There is a theme that runs through the NT, and it is particularly seen in a careful study of the Gospels, and that is the theme of righteousness and sonship. We see it as Jesus cries out, “Father” implying that He is the Son, but, it might be that that connection is in no other place made more clearly than right here at the place of the declaration of this centurion. For you see, both Matthew and Mark tells us that when the centurion saw these things he declared, “Truly this was the Son of God!” (Matt. 27:54; Mk. 15:39).
That is, to declare that Jesus is innocent or righteous—which again, we need to remember, is justification language...this is the word dikaos—is to declare Him to be the Son of God. Another place that we can see this connection is at Jesus' baptism when the Father declared from heaven: “You are My beloved Son; with You I am well pleased.” (Lk. 3:22)—that again, is the pairing of righteousness and sonship.
This connection between righteousness and sonship is further tied to that theme found throughout the Scriptures that to obey is better than sacrifice (1 Sam. 15:22; cf. Heb. 10:5-10). You see, God delights in obedience to His will. When He created Adam as His Son (Lk. 3:38), He delighted in him as long as he was obedient to Him. Thus, sometimes we refer to the Covenant of Works as the Covenant of Sonship. But Sonship and the demand for obedience are not mutually exclusive...rather they are necessitated by each other.
And now that mankind has fallen into sin, God is still looking for positive, active obedience, as well as the sin-necessitated, passive obedience of sacrifice. And therefore, He sent His Son—the righteous One—to live and die in the place of His people, so that they too might take part in this sonship again—that is, that they too might now receive that adopted status of “children of God”. Because, that status is entirely tied to innocence and righteousness.
Now, why this is important to us is because our salvation—in the full scope and picture of it— depends upon the obedience of Jesus Christ as well as His sin-bearing. You see Adam was to inherit eternal life by His filial or sonship obedience. That is, he would confirm himself and his posterity in the glorious state of unlosable sonship if he would image his Father—simply be who he was. Because, in God's economy, inheritance is based upon sonship, and sonship is based upon resemblance. Therefore, it is the righteousness of Jesus Christ—His innocence—that gives us the right to our heavenly reward—eternal life—and the title of sonship.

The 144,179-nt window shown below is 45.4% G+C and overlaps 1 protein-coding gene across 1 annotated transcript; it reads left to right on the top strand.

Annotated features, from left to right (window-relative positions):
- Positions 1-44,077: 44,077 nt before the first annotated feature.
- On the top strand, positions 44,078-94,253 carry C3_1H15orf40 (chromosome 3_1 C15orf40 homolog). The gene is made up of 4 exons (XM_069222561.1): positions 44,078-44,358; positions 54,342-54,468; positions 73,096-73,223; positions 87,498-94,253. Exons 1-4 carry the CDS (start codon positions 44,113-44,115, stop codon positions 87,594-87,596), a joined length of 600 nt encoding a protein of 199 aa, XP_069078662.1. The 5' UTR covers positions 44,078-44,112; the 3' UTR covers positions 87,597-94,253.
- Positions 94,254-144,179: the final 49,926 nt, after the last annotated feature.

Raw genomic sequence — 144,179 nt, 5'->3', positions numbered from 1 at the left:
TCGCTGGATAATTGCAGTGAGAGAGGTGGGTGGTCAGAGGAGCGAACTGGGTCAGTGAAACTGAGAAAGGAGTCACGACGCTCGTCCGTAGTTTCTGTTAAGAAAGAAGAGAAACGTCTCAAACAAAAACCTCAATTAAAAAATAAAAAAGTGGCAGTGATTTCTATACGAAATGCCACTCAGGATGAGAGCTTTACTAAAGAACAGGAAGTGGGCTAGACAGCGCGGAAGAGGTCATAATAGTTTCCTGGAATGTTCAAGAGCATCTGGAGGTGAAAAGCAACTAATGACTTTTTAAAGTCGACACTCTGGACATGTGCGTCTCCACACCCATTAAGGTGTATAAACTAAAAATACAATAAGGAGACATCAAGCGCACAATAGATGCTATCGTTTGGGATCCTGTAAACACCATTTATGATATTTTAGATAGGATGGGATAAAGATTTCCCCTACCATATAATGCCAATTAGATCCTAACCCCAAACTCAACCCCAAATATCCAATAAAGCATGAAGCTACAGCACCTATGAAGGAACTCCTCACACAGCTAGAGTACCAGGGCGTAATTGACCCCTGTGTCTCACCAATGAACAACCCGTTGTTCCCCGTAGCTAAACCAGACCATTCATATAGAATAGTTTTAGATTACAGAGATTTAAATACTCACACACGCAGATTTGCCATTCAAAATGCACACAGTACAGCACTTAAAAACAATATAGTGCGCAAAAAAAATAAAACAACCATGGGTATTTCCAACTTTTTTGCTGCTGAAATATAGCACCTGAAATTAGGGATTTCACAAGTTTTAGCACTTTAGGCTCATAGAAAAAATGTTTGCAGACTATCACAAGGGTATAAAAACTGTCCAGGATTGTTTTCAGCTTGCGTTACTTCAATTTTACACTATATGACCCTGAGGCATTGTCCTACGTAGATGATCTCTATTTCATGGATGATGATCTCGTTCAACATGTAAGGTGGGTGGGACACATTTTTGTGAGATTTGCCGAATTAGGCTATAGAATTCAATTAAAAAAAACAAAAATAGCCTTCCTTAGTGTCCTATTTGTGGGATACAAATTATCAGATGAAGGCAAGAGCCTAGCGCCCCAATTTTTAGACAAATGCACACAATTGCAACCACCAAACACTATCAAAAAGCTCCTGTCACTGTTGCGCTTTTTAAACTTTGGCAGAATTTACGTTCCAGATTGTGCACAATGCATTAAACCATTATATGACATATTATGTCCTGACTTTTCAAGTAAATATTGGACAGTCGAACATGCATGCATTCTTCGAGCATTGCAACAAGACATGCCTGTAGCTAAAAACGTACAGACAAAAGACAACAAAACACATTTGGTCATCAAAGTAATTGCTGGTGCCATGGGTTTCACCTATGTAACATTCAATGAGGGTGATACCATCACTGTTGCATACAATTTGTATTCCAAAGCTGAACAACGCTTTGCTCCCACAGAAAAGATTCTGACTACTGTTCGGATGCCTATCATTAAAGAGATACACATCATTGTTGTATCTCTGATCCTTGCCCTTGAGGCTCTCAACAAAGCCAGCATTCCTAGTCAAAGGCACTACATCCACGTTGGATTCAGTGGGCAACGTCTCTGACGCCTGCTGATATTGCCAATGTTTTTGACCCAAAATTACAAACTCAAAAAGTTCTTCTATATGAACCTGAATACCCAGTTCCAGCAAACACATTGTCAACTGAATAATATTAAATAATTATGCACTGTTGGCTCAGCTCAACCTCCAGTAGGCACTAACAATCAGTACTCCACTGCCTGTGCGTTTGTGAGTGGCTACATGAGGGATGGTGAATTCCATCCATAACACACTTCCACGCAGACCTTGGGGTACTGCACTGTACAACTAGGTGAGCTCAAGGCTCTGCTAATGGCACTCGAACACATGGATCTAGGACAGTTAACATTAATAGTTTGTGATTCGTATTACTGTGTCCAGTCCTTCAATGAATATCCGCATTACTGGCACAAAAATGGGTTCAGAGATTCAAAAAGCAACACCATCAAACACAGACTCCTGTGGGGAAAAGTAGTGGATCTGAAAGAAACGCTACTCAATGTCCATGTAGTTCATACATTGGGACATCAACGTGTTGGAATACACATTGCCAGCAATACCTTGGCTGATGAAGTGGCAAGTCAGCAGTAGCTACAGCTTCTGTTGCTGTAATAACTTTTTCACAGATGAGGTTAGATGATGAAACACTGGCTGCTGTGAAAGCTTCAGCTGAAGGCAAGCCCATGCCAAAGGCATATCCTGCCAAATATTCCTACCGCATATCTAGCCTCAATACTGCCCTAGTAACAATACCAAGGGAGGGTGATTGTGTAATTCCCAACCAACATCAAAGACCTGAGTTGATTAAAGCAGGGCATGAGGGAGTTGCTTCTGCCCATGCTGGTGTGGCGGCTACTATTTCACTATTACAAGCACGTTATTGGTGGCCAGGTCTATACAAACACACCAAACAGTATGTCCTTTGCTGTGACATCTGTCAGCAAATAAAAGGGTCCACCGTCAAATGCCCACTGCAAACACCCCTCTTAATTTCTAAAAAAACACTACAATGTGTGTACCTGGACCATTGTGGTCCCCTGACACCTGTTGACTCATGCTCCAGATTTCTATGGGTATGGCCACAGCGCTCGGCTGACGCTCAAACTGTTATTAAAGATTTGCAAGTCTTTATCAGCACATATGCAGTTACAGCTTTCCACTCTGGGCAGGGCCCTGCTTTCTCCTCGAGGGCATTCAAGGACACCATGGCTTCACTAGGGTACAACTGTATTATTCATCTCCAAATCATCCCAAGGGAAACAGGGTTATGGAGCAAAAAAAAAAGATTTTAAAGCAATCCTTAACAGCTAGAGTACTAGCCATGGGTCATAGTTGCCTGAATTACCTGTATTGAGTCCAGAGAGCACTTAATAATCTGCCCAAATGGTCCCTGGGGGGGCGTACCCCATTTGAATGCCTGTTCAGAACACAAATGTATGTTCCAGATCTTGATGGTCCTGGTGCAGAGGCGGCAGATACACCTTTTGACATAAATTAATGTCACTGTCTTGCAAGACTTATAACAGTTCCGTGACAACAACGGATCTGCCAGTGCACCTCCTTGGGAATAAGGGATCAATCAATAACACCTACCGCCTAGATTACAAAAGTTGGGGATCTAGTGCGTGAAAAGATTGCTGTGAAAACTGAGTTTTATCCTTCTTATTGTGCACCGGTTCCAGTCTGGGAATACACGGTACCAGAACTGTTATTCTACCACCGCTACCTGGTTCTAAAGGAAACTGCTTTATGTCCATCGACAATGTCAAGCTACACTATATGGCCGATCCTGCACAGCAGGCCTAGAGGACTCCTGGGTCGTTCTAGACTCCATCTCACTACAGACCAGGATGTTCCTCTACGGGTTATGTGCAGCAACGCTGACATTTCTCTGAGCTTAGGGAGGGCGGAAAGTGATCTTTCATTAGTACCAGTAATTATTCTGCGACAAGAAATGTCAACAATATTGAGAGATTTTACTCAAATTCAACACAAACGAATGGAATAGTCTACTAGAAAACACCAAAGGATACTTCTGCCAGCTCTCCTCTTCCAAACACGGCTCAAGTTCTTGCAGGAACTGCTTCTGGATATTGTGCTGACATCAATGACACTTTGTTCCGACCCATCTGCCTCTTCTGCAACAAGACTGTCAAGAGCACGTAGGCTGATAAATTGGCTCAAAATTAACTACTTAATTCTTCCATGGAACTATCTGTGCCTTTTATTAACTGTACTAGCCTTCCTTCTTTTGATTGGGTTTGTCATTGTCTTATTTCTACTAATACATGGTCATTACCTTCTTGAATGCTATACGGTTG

I was asked by some folks after the service about where they could go to find more on this connection. I turned one young man to John L. Girardeau's Discussions on Theological Topics and the final chapter entitled "The Doctrine of Adoption". But then, look what I found in Calvin's Of The Necessity of Reforming The Church Book II:
First, we maintain, that of what description soever any man's works may be, he is regarded as righteous before God, simply on the footing of gratuitous mercy; because God, without any respect to works, freely adopts him in Christ, by imputing the righteousness of Christ to him, as if it were his own. This we call the righteousness of faith, viz., when a man, made void and empty of all confidence in works, feels convinced that the only ground of his acceptance with God is a righteousness which is wanting to himself, and is borrowed from Christ. The point on which the world always goes astray, (for this error has prevailed in almost every age,) is in imagining that man, however partially defective he may be, still in some degree merits the favour of God by works. But Scripture declares, "Cursed is every one that continueth not in all things that are written in the book of the law to do them." Under this curse must necessarily lie all who are judged by works—none being exempted save those who entirely renounce all confidence in works, and put on Christ, that they may be justified in Him, by the gratuitous acceptance of God. The ground of our justification, therefore, is, that God reconciles us to himself, from regard not to our works, but to Christ alone, and, by gratuitous adoption, makes us, instead of children of wrath, to be his own children. So long as God looks to our works, he perceives no reason why he ought to love us. Wherefore, it is necessary to bury our sins, and impute to us the obedience of Christ, (because the only obedience which can stand his scrutiny,) and adopt us as righteous through His merits. This is the clear and uniform doctrine of Scripture, "witnessed," as Paul says, "by the law and the prophets," (Rom. iii. 21;) and so explained by the gospel, that a clearer law cannot be desired. Paul contrasts the righteousness of the law with the righteousness of the gospel, placing the former in works, and the latter in the grace of Christ, (Rom. x. 5, &c.) he does not divide it into two halves, giving works the one, and Christ the other; but he ascribes it to Christ entirely, that we are judged righteous in the sight of God.
Well...I will be writing more on this in future posts, but I think that this is an underdeveloped aspect of the work of Christ, and an underdeveloped connection between righteousness and sonship...